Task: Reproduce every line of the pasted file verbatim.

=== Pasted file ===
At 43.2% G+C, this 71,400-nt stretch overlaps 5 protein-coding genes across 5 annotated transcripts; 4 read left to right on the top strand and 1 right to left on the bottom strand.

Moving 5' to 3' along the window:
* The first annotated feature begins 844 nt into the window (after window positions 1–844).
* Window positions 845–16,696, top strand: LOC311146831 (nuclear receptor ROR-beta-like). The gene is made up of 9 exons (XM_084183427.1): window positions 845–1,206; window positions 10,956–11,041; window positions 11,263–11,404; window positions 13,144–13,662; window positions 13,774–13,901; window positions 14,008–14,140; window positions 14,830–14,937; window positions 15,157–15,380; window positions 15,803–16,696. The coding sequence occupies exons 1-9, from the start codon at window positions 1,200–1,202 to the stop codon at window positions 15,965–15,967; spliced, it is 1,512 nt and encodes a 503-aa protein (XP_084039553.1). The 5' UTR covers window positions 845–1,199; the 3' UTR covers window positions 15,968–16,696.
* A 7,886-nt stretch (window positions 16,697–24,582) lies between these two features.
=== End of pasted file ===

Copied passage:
At 43.2% G+C, this 71,400-nt stretch overlaps 5 protein-coding genes across 5 annotated transcripts; 4 read left to right on the top strand and 1 right to left on the bottom strand.

Moving 5' to 3' along the window:
* The first annotated feature begins 844 nt into the window (after window positions 1–844).
* Window positions 845–16,696, top strand: LOC311146831 (nuclear receptor ROR-beta-like). The gene is made up of 9 exons (XM_084183427.1): window positions 845–1,206; window positions 10,956–11,041; window positions 11,263–11,404; window positions 13,144–13,662; window positions 13,774–13,901; window positions 14,008–14,140; window positions 14,830–14,937; window positions 15,157–15,380; window positions 15,803–16,696. The coding sequence occupies exons 1-9, from the start codon at window positions 1,200–1,202 to the stop codon at window positions 15,965–15,967; spliced, it is 1,512 nt and encodes a 503-aa protein (XP_084039553.1). The 5' UTR covers window positions 845–1,199; the 3' UTR covers window positions 15,968–16,696.
* A 7,886-nt stretch (window positions 16,697–24,582) lies between these two features.